Unexpected friendships are the best, aren’t they? Well, this is about an orangutan family making friends with the otter family at the Pairi Daiza zoo in Brugelette. And this is not the first time animals are making headlines for being friends with others in the animal kingdom. Although animals are not as evolved as humans, they never fail to make us awe-struck with the love and kindness they show towards other species. Isn’t it interesting that animals have thought processes, emotions, and social connections that are as important to them as they are to us?
Here is a heart-warming picture of the new friends at the Belgium zoo.
The orangutan family consists of 3 members, the father (Ujian, 24), the mother(sari, 15) and their son(Berani, 4). The staff at Pairi Daiza zoo told the media that the new friends enjoy playing chase games and hide-and-seek.
“The otters hide under large tree trunks or wooden constructions, then Berani, the baby orangutan, comes in search of them. Once in a, while they pop out to tease him. It’s really amazing to see.”.
According to the staff, the zoo invests a lot in enriching animal enclosures. “This means that not only size but also the quality of life is very important. One of the ways to do that (besides hiding food, making puzzles, organizing mind games, putting some swings or new logs in there) is by placing animal species that can interact with each other in the same enclosure, or make them see each other.”
“Our gorillas live together with colobus monkeys, our penguins live with the seals, our kangaroos share an enclosure with pelicans, we have squirrels living with bats, pygmy hippos with pelicans, giraffes with ostriches, Asian elephants with Asian gazelles, zebras with buffalos… and so on,” he said.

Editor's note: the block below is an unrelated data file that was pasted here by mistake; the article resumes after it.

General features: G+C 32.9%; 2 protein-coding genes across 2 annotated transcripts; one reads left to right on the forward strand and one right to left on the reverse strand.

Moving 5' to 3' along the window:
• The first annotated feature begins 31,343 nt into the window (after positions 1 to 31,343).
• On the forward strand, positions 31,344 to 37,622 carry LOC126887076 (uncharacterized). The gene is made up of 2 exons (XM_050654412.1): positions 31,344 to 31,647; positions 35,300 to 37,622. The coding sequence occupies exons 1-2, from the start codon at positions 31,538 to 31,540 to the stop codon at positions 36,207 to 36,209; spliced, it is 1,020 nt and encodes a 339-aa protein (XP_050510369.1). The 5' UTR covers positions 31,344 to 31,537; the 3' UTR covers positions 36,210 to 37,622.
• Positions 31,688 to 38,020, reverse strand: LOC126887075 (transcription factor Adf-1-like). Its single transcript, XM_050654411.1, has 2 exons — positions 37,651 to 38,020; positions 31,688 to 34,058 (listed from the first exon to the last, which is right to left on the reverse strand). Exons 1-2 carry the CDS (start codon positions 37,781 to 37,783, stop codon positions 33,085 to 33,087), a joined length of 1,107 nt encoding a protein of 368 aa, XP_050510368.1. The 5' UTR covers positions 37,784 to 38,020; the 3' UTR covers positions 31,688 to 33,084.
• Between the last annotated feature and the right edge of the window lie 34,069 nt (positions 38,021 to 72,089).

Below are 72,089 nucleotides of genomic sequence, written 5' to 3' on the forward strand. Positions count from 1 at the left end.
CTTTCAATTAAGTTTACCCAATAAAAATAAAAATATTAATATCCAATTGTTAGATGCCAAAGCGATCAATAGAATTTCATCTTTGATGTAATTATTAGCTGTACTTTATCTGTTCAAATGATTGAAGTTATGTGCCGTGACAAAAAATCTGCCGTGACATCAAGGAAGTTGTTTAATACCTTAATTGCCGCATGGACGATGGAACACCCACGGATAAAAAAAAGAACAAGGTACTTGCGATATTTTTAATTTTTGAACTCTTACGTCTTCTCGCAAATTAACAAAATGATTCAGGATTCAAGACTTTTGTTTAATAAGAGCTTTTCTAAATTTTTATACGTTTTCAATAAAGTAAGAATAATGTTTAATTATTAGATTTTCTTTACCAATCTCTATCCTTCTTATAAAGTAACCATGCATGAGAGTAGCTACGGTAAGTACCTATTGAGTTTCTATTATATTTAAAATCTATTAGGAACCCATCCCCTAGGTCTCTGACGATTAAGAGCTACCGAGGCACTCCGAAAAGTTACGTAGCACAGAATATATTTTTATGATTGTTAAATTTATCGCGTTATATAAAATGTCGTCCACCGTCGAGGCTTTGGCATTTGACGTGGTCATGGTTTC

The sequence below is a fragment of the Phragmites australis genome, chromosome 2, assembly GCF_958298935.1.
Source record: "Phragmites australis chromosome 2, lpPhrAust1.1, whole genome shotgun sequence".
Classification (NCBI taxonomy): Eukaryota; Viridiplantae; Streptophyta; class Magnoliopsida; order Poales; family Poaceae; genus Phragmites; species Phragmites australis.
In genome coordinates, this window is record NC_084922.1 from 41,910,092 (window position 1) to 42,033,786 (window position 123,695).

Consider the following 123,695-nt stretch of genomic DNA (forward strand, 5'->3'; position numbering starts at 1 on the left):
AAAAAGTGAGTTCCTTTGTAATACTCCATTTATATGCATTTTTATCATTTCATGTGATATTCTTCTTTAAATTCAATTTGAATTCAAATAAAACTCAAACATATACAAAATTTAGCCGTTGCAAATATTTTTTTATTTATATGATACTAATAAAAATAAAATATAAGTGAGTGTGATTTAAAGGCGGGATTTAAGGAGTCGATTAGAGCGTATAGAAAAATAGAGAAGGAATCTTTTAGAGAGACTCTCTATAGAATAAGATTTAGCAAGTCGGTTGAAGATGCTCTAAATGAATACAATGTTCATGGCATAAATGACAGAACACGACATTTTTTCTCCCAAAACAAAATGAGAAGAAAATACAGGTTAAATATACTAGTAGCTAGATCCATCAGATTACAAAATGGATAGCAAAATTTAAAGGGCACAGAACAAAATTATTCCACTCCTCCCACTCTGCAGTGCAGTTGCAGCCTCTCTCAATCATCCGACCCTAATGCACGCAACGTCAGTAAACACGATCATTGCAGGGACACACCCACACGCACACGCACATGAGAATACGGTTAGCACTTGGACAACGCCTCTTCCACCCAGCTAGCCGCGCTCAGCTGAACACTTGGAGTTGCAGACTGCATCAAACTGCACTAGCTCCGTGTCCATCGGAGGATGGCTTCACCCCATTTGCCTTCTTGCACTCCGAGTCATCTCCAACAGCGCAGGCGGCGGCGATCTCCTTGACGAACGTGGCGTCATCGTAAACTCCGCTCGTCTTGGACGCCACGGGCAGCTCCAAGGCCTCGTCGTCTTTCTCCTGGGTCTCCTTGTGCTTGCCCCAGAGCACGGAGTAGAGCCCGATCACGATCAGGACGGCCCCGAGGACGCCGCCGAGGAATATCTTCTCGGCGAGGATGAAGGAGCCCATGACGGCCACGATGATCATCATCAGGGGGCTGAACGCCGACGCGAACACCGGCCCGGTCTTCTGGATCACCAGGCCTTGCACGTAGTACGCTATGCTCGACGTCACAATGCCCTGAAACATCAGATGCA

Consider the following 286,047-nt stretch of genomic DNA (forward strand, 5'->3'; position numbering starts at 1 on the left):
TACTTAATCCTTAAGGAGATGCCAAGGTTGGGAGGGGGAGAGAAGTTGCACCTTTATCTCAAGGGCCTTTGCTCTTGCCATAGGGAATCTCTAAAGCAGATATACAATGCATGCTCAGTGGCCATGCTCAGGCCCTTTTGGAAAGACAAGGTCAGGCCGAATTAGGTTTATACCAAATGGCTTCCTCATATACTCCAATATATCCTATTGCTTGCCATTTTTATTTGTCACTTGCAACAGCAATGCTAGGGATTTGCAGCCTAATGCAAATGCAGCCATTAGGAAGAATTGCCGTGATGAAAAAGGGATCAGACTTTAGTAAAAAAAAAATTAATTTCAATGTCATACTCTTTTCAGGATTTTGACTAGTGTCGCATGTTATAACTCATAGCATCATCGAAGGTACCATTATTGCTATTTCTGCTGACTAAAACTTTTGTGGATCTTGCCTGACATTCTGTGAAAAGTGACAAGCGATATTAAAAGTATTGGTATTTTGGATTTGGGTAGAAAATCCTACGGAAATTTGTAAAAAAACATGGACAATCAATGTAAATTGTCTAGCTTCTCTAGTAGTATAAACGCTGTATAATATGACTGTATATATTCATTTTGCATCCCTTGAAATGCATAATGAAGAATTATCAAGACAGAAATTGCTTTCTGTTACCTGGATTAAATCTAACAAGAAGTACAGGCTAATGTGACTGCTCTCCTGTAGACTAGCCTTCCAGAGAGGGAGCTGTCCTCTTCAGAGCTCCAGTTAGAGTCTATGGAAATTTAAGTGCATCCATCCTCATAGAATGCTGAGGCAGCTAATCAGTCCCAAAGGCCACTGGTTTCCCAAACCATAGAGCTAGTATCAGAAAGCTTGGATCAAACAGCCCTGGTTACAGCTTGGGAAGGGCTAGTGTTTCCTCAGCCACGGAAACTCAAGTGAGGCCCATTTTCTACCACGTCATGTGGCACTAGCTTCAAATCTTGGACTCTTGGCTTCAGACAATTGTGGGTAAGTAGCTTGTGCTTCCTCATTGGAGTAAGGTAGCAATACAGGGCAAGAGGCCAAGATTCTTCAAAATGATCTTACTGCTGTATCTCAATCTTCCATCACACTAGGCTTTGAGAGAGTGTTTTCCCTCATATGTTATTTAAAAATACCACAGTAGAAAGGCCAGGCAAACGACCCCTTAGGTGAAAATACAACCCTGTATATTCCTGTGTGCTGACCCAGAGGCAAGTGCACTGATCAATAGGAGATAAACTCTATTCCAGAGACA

“Belgium is currently locked down due to the recent pandemic outbreak. This does not stop us from giving our animals the very best care each day.”
“Two factors are very important for the well being of an animal in captivity: the size of his enclosure, but also the quality of his enclosure,” he told Caters News. “This means that an animal—and this is, even more, the case of orangutans, with whom humans share 97 percent of their DNA—must be entertained, occupied, challenged and kept busy mentally, emotionally and physically at all times.”
A staff also mentioned that the otters loved the company of the orangutans since they were transferred to the Pairi Daiza zoon from Germany.
In particular, baby Berani and daddy Ujian have developed a very special bond with their neighbors,” Mathieu said. “It makes life more fun and interesting for both animal species, which makes it a very successful experiment.”
Everyone loves this interaction at the zoo and it’s an adorable sight for all workers and they believe that it helps to provide a better environment in a captive zoo.
Image credits: Caters News